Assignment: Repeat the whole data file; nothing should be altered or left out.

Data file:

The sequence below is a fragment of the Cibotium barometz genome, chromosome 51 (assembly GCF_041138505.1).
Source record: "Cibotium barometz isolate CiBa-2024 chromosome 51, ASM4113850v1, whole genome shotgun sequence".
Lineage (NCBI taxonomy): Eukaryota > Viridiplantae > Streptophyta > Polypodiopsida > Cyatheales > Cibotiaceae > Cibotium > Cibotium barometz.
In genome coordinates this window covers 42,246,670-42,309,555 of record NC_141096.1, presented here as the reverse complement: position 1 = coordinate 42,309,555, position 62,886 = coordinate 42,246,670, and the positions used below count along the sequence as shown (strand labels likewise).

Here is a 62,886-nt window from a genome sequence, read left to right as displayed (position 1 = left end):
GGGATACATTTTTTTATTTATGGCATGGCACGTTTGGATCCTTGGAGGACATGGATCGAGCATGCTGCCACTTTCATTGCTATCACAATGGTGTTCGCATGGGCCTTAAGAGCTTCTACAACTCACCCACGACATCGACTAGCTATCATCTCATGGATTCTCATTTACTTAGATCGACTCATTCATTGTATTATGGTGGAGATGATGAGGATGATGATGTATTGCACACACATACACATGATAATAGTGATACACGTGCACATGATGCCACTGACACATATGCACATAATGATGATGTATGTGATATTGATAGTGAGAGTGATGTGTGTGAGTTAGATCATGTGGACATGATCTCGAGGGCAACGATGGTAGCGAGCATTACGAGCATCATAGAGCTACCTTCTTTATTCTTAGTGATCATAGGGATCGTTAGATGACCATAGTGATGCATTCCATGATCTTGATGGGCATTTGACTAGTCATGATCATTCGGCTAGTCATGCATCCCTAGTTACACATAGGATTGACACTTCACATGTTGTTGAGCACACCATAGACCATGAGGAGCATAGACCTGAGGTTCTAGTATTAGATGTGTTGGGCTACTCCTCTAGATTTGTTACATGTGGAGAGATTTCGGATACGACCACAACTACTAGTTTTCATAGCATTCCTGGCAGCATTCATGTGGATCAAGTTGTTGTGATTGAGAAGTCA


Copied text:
The sequence below is a fragment of the Cibotium barometz genome, chromosome 51 (assembly GCF_041138505.1).
Source record: "Cibotium barometz isolate CiBa-2024 chromosome 51, ASM4113850v1, whole genome shotgun sequence".
Lineage (NCBI taxonomy): Eukaryota > Viridiplantae > Streptophyta > Polypodiopsida > Cyatheales > Cibotiaceae > Cibotium > Cibotium barometz.
In genome coordinates this window covers 42,246,670-42,309,555 of record NC_141096.1, presented here as the reverse complement: position 1 = coordinate 42,309,555, position 62,886 = coordinate 42,246,670, and the positions used below count along the sequence as shown (strand labels likewise).

Here is a 62,886-nt window from a genome sequence, read left to right as displayed (position 1 = left end):
GGGATACATTTTTTTATTTATGGCATGGCACGTTTGGATCCTTGGAGGACATGGATCGAGCATGCTGCCACTTTCATTGCTATCACAATGGTGTTCGCATGGGCCTTAAGAGCTTCTACAACTCACCCACGACATCGACTAGCTATCATCTCATGGATTCTCATTTACTTAGATCGACTCATTCATTGTATTATGGTGGAGATGATGAGGATGATGATGTATTGCACACACATACACATGATAATAGTGATACACGTGCACATGATGCCACTGACACATATGCACATAATGATGATGTATGTGATATTGATAGTGAGAGTGATGTGTGTGAGTTAGATCATGTGGACATGATCTCGAGGGCAACGATGGTAGCGAGCATTACGAGCATCATAGAGCTACCTTCTTTATTCTTAGTGATCATAGGGATCGTTAGATGACCATAGTGATGCATTCCATGATCTTGATGGGCATTTGACTAGTCATGATCATTCGGCTAGTCATGCATCCCTAGTTACACATAGGATTGACACTTCACATGTTGTTGAGCACACCATAGACCATGAGGAGCATAGACCTGAGGTTCTAGTATTAGATGTGTTGGGCTACTCCTCTAGATTTGTTACATGTGGAGAGATTTCGGATACGACCACAACTACTAGTTTTCATAGCATTCCTGGCAGCATTCATGTGGATCAAGTTGTTGTGATTGAGAAGTCA